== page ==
Be available on less than 72 hours’ notice sometime in the next 14 days to arrive in Okanogan and be prepared to work 12–14 hour days for a minimum of seven but probably not more than 10 days straight to conduct a burned area emergency analysis on the state and private lands within the Carlton Complex Fire footprint.
A tough ask.
One week later, the federal agencies asked if we had any success, and Leslie read the 19 names of the people who had signed up and their specialties to everyone. At that moment, FEMA agreed to reimburse the Forest Service (which they could do because we had “earned” a Presidential Disaster Declaration) for three experienced BAER team leads to guide us on this endeavor if we could commit to getting our list of folks to Okanogan within a week.
The team worked 9.5 days (straight), concluding with two public presentations to inform the community about the findings. We provided copies of the report online and to local emergency management and agency partners. The final report influenced the location of the 14 emergency notification rain gauges in and around the burn area. It was also used to update the list of eligible structures for the USDA Natural Resources Conservation Service Emergency Watershed Protection program, which once implemented protected 15 homes from debris flows and flash flooding. And, the Okanogan Conservation District used the data to obtain funding for emergency post-wildfire seeding in critical locations. The study also resulted in the installation of flash flood warning signs.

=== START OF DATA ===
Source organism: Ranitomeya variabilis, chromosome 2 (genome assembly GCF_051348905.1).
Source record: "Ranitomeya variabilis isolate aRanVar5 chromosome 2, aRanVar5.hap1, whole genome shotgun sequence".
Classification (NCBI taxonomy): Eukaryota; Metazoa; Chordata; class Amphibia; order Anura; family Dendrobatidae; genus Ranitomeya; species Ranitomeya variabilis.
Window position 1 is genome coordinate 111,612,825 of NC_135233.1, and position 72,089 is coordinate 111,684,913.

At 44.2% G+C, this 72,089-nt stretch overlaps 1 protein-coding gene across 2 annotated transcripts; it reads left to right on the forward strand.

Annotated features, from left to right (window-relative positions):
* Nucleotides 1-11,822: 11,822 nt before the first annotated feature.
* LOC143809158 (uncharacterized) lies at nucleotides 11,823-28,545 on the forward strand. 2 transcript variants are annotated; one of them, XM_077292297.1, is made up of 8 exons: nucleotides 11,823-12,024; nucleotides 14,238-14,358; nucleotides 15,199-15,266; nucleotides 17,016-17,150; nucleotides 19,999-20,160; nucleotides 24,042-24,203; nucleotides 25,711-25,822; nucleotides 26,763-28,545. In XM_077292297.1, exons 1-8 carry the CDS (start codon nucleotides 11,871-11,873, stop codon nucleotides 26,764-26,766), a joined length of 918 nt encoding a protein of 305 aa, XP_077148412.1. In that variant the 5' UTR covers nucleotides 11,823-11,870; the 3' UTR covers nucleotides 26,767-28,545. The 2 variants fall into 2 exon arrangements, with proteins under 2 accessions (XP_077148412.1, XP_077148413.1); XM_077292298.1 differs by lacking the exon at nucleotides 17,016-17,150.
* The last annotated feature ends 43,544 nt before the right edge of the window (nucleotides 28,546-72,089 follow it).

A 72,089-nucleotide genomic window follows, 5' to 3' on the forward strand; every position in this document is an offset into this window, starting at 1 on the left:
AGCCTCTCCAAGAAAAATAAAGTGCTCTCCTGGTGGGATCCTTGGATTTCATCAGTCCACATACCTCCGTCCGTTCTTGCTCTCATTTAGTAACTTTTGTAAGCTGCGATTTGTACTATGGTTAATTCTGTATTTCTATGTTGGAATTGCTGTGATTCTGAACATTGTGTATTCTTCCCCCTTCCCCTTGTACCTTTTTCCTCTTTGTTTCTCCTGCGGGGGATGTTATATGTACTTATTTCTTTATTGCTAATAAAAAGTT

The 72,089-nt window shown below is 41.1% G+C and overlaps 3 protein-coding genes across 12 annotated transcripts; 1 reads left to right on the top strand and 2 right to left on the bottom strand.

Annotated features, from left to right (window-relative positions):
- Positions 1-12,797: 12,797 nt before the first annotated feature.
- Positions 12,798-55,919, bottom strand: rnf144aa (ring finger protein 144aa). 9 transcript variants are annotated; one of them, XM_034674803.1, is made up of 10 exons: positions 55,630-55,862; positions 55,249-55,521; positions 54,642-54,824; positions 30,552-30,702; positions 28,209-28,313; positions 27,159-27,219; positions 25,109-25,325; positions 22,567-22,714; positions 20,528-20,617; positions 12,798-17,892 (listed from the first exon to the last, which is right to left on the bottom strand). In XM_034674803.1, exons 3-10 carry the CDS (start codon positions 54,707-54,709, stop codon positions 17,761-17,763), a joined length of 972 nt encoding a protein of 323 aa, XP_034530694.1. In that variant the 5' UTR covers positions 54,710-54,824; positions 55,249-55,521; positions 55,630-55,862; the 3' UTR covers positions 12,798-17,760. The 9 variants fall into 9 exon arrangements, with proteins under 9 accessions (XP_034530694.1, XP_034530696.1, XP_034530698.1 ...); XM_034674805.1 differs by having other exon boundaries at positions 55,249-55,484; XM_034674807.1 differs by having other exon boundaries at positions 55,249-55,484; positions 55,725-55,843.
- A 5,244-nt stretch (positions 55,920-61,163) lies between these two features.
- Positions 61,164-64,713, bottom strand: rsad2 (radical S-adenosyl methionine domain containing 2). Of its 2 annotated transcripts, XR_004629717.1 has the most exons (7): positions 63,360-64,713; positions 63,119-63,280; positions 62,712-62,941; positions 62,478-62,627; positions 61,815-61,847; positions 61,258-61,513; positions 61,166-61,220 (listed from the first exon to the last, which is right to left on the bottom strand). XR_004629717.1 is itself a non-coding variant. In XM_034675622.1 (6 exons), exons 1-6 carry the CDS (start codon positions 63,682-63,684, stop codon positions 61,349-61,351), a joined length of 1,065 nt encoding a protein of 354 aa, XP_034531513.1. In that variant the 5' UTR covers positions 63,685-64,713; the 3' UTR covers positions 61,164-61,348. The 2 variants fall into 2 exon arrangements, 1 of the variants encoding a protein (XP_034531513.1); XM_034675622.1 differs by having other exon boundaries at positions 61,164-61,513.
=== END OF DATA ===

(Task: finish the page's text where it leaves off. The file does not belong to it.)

Following the 2015 Okanogan and North Star Complexes (which when combined, burned just under half-a-million acres), we once again deployed a State and Private Lands BAER team. Additionally, at the request of the Stevens County Conservation District and the Washington State Emergency Management, the Okanogan CD deployed a State and Private Lands BAER team for the Carpenter Road Fire that same year. Both of these teams were deployed without federal guidance, making them truly state and local resource teams.
To fund these teams, which cost anywhere from $30,000 to $50,000, the Okanogan CD used funds initially appropriated by the Washington State Conservation Commission, which were ultimately backfilled by the Washington State Legislature. In total, the legislature approved $1.1 million during the 2015 legislative session for fire recovery work. These funds could be allocated to BAER teams, the aforementioned Emergency Watershed Protection program, emergency grass seeding, emergency rain gages, and some forms of landowner recovery assistance. Following the 2015 fires, the Washington State legislature approved another $6 million to be distributed by the Washington State Conservation Commission. This money went to conservation districts working with private landowners on fire recovery from the 2015 fires. Our earlier State and Private Lands BAER reports were pivotal in showing the need for these funds.
Since 2015, our conservation district, the Washington State Conservation Commission and the Washington Department of Natural Resources have been exploring how to fund and deploy teams in future years. Thankfully, we’ve been fortunate in that a State and Private Lands BAER analysis has not been necessary since 2015, but the next time when we need one, we’ll be ready.